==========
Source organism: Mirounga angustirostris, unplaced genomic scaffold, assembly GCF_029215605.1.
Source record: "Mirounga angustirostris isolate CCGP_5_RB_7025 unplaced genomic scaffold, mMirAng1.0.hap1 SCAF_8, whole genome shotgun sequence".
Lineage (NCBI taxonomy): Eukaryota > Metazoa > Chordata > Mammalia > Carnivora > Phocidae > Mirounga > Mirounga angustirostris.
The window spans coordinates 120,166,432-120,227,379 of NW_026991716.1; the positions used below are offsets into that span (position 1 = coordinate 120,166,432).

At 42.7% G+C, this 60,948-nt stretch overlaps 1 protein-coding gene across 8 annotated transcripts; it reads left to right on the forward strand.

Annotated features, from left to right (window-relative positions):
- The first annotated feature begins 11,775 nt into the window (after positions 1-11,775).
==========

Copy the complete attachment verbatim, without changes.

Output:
Source organism: Mirounga angustirostris, unplaced genomic scaffold, assembly GCF_029215605.1.
Source record: "Mirounga angustirostris isolate CCGP_5_RB_7025 unplaced genomic scaffold, mMirAng1.0.hap1 SCAF_8, whole genome shotgun sequence".
Lineage (NCBI taxonomy): Eukaryota > Metazoa > Chordata > Mammalia > Carnivora > Phocidae > Mirounga > Mirounga angustirostris.
The window spans coordinates 120,166,432-120,227,379 of NW_026991716.1; the positions used below are offsets into that span (position 1 = coordinate 120,166,432).

At 42.7% G+C, this 60,948-nt stretch overlaps 1 protein-coding gene across 8 annotated transcripts; it reads left to right on the forward strand.

Annotated features, from left to right (window-relative positions):
- The first annotated feature begins 11,775 nt into the window (after positions 1-11,775).